Baker Concrete Construction together with Vaughn Construction recently completed the larger of two mat pours for The University of Texas System, M.D. Anderson Cancer Center Administrative Support Building in Houston. Baker completed the first pour, 4000 cubic yards, on Dec. 12, at a rate of 570 cubic yards per hour. The larger second pour, completed Dec. 19, totaled 17,500 cubic yards, and 100 Baker co-workers pitched in to complete the job in less than 24 hours, at a rate of 730 cubic yards per hour. It is second only to the Venetian Hotel in Las Vegas as the largest mat pour in the United States.
With seven pump trucks, 97 concrete trucks, 1960 tons of installed rebar, and 2,400 man-hours, Baker was pleased with the results. "The planning really paid off," says Garrett Benson, project manager. "We used AutoCAD to help plan the job, and it worked well for us. And we completed the work with zero accidents or incidents, which is always our goal."
Although originally designed to be completed in three separate pours, the hurricane season amended that plan, and Jayco, the rebar subcontractor, worked overtime to complete the installation of steel. That efficiency enabled Baker to merge the second two pours and complete the job early.
The sheer scale of the second pour required detailed logistical planning from Baker, the Design Build Contractor Vaughn Construction, the Engineer of Record Haynes Whaley, the architect WHR, and consultants Earth Engineering, Ulrich Engineers, and Carrasquillo Associates Ltd.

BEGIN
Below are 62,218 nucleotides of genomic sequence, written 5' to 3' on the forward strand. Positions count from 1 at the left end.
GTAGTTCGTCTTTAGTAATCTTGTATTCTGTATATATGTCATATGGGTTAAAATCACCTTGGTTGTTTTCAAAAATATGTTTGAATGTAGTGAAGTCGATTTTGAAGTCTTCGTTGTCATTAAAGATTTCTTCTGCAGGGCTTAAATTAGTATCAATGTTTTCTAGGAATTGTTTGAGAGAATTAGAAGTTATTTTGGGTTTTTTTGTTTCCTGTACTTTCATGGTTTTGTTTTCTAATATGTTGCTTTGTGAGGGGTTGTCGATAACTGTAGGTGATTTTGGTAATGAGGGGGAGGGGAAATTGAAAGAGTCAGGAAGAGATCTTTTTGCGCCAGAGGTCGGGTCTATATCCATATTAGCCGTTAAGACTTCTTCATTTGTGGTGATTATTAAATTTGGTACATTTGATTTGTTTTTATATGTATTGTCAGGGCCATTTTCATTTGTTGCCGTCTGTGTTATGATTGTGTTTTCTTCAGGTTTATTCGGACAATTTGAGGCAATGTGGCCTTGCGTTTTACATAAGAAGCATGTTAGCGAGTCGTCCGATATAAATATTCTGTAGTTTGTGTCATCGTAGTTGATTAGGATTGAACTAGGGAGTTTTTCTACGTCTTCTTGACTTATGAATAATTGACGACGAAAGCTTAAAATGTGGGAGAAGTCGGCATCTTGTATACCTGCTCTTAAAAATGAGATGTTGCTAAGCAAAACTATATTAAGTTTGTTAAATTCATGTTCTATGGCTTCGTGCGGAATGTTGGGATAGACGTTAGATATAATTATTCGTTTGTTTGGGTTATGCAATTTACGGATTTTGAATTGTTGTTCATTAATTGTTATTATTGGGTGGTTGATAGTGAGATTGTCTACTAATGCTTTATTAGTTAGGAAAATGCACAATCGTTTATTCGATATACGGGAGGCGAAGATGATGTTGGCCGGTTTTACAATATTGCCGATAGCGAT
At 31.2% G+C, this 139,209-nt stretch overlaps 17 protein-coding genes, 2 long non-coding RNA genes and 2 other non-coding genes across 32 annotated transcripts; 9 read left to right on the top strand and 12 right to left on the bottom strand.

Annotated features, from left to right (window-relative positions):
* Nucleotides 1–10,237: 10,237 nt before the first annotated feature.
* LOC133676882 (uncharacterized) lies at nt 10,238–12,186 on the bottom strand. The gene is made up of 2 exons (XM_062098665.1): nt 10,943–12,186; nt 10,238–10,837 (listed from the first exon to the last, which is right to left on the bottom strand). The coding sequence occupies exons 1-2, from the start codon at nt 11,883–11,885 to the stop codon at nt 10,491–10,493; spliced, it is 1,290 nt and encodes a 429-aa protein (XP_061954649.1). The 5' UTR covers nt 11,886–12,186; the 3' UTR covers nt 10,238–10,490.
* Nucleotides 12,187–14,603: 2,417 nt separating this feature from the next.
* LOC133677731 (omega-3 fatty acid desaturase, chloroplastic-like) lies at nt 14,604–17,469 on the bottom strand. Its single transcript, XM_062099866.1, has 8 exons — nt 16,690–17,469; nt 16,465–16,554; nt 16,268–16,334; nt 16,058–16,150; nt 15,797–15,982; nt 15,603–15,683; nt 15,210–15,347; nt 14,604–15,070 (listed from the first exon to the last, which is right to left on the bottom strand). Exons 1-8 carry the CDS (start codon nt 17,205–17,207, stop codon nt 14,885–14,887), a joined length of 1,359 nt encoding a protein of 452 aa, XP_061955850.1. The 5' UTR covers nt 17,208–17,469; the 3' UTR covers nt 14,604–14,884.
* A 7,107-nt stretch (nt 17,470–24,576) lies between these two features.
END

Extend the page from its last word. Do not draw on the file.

For this job Baker managed a concrete temperature monitoring system that used thermo couplers to record the temperature of the material as it cured. The specifications called for the concrete mix to reach a temperature in the core no higher than 140º F. Furthermore, no two points in the mat could have a temperature difference of more than 40º F.
The thermo couplers were located throughout the mat at various depths, and were monitored twice a day for 28 days. The monitoring system allowed Baker to better control the curing process utilizing winter blankets despite the winter cold, and ultimately resulted in zero thermal cracks.
The M.D. Anderson Cancer Center Administrative Support Building is scheduled for completion in 2012, and Baker has already begun the concrete work for the structure.
For more, go to Baker Concrete Construction.